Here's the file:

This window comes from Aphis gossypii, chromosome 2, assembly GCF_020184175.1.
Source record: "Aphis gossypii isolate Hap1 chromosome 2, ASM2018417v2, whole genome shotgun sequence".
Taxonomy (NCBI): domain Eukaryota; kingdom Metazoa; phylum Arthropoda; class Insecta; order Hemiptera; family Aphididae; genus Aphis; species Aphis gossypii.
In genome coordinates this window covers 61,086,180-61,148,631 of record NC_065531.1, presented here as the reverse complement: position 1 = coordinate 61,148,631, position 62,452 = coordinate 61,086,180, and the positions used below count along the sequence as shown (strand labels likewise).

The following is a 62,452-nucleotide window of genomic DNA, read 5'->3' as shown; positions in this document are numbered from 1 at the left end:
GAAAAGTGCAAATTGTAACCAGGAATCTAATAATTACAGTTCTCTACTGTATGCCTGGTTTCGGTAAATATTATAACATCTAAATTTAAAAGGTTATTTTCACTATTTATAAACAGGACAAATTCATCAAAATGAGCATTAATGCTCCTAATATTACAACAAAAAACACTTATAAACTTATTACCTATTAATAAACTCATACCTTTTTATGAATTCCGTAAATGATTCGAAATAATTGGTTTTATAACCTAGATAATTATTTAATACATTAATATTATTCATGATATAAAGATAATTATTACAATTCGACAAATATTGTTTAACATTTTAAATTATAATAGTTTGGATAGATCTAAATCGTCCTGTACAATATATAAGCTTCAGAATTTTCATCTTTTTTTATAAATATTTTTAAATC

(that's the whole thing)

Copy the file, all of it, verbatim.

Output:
This window comes from Aphis gossypii, chromosome 2, assembly GCF_020184175.1.
Source record: "Aphis gossypii isolate Hap1 chromosome 2, ASM2018417v2, whole genome shotgun sequence".
Taxonomy (NCBI): domain Eukaryota; kingdom Metazoa; phylum Arthropoda; class Insecta; order Hemiptera; family Aphididae; genus Aphis; species Aphis gossypii.
In genome coordinates this window covers 61,086,180-61,148,631 of record NC_065531.1, presented here as the reverse complement: position 1 = coordinate 61,148,631, position 62,452 = coordinate 61,086,180, and the positions used below count along the sequence as shown (strand labels likewise).

The following is a 62,452-nucleotide window of genomic DNA, read 5'->3' as shown; positions in this document are numbered from 1 at the left end:
GAAAAGTGCAAATTGTAACCAGGAATCTAATAATTACAGTTCTCTACTGTATGCCTGGTTTCGGTAAATATTATAACATCTAAATTTAAAAGGTTATTTTCACTATTTATAAACAGGACAAATTCATCAAAATGAGCATTAATGCTCCTAATATTACAACAAAAAACACTTATAAACTTATTACCTATTAATAAACTCATACCTTTTTATGAATTCCGTAAATGATTCGAAATAATTGGTTTTATAACCTAGATAATTATTTAATACATTAATATTATTCATGATATAAAGATAATTATTACAATTCGACAAATATTGTTTAACATTTTAAATTATAATAGTTTGGATAGATCTAAATCGTCCTGTACAATATATAAGCTTCAGAATTTTCATCTTTTTTTATAAATATTTTTAAATC